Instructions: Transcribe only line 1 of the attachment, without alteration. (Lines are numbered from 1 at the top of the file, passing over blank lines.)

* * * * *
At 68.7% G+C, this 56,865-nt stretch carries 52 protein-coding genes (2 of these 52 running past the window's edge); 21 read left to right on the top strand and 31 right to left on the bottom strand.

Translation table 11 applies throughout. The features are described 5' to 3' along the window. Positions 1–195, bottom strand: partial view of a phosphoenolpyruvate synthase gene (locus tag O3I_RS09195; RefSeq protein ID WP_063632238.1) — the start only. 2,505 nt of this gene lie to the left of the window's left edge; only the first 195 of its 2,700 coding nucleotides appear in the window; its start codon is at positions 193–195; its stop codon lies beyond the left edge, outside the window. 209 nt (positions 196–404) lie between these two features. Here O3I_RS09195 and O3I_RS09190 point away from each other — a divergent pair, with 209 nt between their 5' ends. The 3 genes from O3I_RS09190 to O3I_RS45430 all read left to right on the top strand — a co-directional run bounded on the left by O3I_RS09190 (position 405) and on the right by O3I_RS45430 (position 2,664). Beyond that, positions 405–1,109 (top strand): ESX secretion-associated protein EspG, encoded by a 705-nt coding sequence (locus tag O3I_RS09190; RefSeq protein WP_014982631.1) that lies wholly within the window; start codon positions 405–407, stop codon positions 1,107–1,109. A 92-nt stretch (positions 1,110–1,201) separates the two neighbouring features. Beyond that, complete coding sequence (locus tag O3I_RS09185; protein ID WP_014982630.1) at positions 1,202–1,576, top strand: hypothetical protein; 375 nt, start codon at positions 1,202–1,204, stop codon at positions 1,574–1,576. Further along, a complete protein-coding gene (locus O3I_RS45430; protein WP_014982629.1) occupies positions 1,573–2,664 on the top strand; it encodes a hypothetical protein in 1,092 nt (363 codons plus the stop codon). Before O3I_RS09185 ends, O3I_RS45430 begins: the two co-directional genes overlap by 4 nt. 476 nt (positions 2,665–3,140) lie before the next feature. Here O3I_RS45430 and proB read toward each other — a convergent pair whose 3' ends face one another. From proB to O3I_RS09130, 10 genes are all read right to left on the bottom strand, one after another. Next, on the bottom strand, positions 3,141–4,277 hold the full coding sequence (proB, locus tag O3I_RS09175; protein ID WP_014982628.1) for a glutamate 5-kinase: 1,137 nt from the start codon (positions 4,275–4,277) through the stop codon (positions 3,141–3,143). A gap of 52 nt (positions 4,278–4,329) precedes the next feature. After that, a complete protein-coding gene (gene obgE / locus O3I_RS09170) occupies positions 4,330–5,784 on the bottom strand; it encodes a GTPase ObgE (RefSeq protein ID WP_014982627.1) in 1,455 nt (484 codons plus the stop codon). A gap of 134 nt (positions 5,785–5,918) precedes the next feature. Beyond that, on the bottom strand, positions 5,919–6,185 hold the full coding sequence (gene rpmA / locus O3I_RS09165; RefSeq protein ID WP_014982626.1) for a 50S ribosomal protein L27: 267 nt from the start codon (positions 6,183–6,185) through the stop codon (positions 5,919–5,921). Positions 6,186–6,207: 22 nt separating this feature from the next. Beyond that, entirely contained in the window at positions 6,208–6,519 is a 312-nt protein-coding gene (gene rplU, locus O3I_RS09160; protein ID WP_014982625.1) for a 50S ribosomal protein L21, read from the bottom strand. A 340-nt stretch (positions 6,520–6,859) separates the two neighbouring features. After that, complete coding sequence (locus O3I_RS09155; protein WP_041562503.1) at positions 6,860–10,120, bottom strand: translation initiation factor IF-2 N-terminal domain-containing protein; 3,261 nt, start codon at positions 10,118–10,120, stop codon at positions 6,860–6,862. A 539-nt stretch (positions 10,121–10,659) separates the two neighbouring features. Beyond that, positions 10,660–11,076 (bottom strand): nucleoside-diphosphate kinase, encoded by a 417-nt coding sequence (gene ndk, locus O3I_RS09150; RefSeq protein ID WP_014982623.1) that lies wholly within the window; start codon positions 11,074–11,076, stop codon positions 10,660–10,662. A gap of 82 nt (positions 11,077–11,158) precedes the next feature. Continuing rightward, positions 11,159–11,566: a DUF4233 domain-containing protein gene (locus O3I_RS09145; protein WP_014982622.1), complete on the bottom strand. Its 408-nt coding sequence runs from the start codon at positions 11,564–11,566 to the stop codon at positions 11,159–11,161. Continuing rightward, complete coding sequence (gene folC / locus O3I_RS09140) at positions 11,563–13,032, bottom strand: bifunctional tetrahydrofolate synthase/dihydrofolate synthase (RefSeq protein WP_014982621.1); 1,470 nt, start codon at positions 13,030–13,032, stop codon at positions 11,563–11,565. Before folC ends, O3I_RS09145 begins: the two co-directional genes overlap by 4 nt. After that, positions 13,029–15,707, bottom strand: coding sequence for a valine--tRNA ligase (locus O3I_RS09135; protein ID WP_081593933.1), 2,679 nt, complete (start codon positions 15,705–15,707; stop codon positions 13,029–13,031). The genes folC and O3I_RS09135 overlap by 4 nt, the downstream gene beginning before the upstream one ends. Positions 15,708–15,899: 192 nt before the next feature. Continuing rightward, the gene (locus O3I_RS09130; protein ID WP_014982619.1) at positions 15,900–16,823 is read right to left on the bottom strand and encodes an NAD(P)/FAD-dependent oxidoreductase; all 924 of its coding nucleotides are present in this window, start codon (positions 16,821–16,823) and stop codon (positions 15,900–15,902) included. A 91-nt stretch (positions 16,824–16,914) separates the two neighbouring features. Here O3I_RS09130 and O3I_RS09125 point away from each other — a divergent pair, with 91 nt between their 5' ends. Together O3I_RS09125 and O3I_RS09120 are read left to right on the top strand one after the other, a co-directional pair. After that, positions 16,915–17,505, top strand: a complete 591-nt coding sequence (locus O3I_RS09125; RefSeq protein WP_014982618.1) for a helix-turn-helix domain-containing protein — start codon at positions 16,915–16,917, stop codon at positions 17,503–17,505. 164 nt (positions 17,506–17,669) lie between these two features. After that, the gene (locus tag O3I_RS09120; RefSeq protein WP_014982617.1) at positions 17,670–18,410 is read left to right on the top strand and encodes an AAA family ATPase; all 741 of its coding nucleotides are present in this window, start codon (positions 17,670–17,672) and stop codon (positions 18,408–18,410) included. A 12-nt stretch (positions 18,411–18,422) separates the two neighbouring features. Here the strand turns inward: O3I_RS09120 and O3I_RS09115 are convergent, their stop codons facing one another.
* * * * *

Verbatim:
At 68.7% G+C, this 56,865-nt stretch carries 52 protein-coding genes (2 of these 52 running past the window's edge); 21 read left to right on the top strand and 31 right to left on the bottom strand.